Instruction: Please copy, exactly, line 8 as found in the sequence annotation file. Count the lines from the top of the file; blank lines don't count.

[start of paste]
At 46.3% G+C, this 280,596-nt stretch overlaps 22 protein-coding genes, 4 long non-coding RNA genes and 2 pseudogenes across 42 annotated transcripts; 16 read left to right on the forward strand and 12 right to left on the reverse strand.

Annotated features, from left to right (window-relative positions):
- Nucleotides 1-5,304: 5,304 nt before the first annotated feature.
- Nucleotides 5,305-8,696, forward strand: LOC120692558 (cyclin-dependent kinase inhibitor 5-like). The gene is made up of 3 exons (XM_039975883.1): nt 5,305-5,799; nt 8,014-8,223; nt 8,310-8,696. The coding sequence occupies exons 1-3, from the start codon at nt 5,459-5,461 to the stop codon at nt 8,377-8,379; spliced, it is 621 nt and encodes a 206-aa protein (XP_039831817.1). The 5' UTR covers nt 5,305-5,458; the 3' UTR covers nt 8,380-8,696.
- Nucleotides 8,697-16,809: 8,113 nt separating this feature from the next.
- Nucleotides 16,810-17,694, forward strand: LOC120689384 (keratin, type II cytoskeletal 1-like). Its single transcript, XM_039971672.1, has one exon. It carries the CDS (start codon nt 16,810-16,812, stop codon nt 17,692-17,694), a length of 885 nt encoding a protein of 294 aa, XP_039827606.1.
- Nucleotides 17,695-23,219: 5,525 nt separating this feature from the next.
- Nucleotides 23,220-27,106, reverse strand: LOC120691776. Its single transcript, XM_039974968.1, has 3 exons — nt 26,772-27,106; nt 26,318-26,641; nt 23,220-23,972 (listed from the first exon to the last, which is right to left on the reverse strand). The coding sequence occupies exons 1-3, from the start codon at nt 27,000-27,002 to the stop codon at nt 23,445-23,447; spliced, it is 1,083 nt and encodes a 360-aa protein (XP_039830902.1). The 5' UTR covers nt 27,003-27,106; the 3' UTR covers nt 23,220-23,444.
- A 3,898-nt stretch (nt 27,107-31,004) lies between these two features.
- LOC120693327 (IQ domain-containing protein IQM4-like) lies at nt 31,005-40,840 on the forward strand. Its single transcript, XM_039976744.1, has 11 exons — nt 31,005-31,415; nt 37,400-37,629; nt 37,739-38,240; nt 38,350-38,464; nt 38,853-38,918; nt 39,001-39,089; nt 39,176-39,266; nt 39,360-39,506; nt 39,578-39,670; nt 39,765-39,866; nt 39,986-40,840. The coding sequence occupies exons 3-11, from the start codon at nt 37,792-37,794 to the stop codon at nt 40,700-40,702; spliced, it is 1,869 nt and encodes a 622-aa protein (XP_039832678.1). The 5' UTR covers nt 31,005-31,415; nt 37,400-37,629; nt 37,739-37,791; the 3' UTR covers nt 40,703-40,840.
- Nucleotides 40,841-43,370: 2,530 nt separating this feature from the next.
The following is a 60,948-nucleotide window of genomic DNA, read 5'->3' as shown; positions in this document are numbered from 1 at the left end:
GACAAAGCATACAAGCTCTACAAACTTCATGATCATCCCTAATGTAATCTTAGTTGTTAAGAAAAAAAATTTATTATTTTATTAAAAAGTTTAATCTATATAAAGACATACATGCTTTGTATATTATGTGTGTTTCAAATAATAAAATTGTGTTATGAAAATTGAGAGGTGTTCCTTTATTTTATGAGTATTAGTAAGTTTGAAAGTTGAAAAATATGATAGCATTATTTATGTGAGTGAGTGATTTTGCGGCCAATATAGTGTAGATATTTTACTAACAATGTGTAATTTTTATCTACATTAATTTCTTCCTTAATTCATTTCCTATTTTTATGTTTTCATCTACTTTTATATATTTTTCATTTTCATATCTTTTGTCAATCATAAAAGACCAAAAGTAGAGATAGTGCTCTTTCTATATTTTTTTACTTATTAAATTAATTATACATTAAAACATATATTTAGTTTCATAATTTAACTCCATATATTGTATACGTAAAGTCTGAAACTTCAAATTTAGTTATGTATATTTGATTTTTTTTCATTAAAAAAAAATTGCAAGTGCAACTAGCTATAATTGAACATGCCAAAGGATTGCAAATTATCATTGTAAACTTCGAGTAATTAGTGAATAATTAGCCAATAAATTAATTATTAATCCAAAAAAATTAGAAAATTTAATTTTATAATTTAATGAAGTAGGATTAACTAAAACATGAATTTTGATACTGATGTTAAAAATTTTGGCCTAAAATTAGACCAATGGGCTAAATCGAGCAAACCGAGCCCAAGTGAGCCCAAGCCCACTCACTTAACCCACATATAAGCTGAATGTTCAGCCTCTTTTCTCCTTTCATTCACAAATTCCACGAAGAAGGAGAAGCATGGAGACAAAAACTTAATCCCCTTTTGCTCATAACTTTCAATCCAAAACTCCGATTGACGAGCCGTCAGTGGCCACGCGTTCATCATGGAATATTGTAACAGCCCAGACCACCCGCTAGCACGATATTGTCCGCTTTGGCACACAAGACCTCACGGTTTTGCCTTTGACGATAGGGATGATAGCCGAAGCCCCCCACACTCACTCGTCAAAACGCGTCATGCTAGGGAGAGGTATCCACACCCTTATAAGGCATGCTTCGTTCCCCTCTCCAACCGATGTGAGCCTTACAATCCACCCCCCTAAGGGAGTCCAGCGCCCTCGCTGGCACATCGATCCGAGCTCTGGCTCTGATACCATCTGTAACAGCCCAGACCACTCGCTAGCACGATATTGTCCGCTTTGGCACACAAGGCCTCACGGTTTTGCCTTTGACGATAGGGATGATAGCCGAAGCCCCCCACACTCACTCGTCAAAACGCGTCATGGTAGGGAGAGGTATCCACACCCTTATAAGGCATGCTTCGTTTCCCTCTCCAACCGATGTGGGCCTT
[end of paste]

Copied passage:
- Nucleotides 23,220-27,106, reverse strand: LOC120691776. Its single transcript, XM_039974968.1, has 3 exons — nt 26,772-27,106; nt 26,318-26,641; nt 23,220-23,972 (listed from the first exon to the last, which is right to left on the reverse strand). The coding sequence occupies exons 1-3, from the start codon at nt 27,000-27,002 to the stop codon at nt 23,445-23,447; spliced, it is 1,083 nt and encodes a 360-aa protein (XP_039830902.1). The 5' UTR covers nt 27,003-27,106; the 3' UTR covers nt 23,220-23,444.